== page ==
3Q13 | Bill Nygren
September 30, 2013
During the quarter I had the opportunity to answer some questions from readers of GuruFocus. What follows is an excerpted version of that Q&A. Though lengthier than our usual reports, I thought our shareholders might find it useful insight into how we at Oakmark approach investing.
Q: How do you identify undervalued companies? How much time does it take you from detecting the opportunity until it is in your portfolio?
A: We compute our estimates of business value and look for companies selling at large discounts. When we value a stock, we first value the unlevered company, and then adjust for debt or cash to obtain a per-share value. Our favorite metric to base a valuation off of is the cash acquisition price of a similar company. In the absence of good comparable acquisitions we will consider as inputs acquisitions of businesses with similar characteristics from other industries, public market comparables, discounted cash flow models and so on. Our goal is to determine the maximum price an all cash buyer could pay to own the entire business and still earn an adequate return on their investment.
The time it takes can vary broadly. Sometimes an idea is so clear that within a week of starting work on it one concludes it should be purchased. Other times a stock can remain on our “research underway” list for years with no conclusion. I’ve found that our best ideas typically don’t linger very long in the “in process” stage. As Buffett says, it’s OK to decide a stock belongs in the “too tough pile.”
Q: What are some leading qualities of companies that finally attract you to make a purchase? Furthermore, when you analyze a company, what are some commonalities in the way you value them?
A: Most of our opportunities come from the very long term time horizon we use. When we model a company our analysts will do full financials two years out, then use an annual per-share value growth rate for the following five years, effectively giving us a 7 year forecast horizon. Most analysts use at most a two year horizon, and most stocks are traded based on even shorter horizons. A typical opportunity for us comes from negative news that we believe is cyclical that the market treats as if it is permanent. As an example, given weak economies today in most of Europe, current European car sales are beneath the level necessary to keep the car population flat. Many analysts are calculating business values based on static European sales, and conclude that auto businesses are appropriately valued. We don’t believe that Europe’s car population is going to go into secular decline. Therefore, we base our valuations off of sales much higher than are occurring today. As a result, we conclude that many global auto companies are cheap.
Q: What are some qualitative characteristics that you look for when buying shares in a company?
A: We look at many of the same characteristics other long term investors look at – competitive landscape, strength of brands, risk of disruption, and so on. But there are two questions that I think we pay more attention to than most investors do: Does forecasted growth require capital investment or will excess cash be generated? And how does management evaluate how to raise needed capital or invest excess capital? We want to invest with managements that measure themselves against per-share metrics, not just the total size of the enterprise they manage. Much of the research we read does not do a good job translating cash usage or generation into business value. Especially today, with near-zero interest rates, when a company is generating lots of cash and an analyst represents that in a model by simply growing the cash balance, then sets a value estimate based on a P/E, they are valuing that cash at pennies on the dollar.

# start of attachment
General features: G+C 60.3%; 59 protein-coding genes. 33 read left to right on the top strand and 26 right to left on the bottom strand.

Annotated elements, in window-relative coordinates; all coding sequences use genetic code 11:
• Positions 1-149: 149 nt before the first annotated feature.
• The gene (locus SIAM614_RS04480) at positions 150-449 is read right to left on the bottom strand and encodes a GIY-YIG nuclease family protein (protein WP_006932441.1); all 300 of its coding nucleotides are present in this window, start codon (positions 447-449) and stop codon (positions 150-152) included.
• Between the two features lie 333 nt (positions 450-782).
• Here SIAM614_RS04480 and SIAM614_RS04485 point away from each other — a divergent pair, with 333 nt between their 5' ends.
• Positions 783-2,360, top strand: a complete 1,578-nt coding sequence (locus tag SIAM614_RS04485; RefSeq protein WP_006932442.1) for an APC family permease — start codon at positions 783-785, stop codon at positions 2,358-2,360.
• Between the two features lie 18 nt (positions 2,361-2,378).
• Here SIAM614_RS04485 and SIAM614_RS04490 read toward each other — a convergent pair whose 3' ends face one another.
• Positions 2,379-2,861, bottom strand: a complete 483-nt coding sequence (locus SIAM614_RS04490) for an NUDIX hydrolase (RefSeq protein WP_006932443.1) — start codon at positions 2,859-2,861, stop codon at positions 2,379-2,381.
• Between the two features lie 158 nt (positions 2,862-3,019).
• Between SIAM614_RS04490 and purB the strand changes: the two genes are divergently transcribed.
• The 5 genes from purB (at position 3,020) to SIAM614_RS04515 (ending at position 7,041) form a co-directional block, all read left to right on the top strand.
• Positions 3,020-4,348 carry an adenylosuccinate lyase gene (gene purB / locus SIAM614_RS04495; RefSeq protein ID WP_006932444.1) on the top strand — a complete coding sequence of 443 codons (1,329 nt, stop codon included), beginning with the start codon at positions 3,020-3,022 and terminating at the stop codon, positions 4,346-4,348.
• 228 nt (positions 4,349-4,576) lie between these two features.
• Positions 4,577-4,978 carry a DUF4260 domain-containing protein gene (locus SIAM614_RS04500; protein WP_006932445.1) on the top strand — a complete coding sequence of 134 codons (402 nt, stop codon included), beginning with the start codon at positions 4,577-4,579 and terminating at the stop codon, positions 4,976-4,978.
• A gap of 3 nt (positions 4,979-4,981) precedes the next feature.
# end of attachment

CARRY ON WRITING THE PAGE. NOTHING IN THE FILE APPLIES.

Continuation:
Q: What makes your investment management different from that of others?
A: There are a couple of things in our firm structure that I believe differentiate us. First, we have career analysts that can achieve the same level of success as our portfolio managers. Many firms talk about how their superior research allows them to succeed, but then they economically encourage their best analysts to switch careers. Second, all we do at Oakmark (and Harris Associates, Oakmark’s advisor) is value investing. I think many firms are seduced by the attraction of offering both value and growth funds. That might help smooth the advisor’s earnings, but in the end, I believe that having two opposite approaches working together simply encourages style drift at the times when it is most important to maintain discipline.
Further, though we follow a very disciplined approach, we allow what we believe is an appropriate level of creativity in how value is defined for each company we analyze. For some companies book value is a good measure of value, for some sales, for others cash flow. Sometimes you need to look at discretionary cash flow before advertising or R&D to find hidden value. By not requiring that the same summary statistic (P/E for example) be used to define value for every company, I believe we meaningfully expand our selection universe.
Last, we are different from most fund managers in how we think about risk. To most managers, and most fund evaluation services, risk is defined either as volatility of returns or deviation from the S&P returns. We define risk as losing money. Though Oakmark returns in any given year may be somewhat more volatile than other funds, or may deviate significantly from the S&P return, I consider Oakmark to be a below-average risk fund. The statistic I cite is that if you look at every year when the S&P lost money, Oakmark lost less.
Q: Can you explain the rationale behind the large exposure to the financial services sector in your portfolio?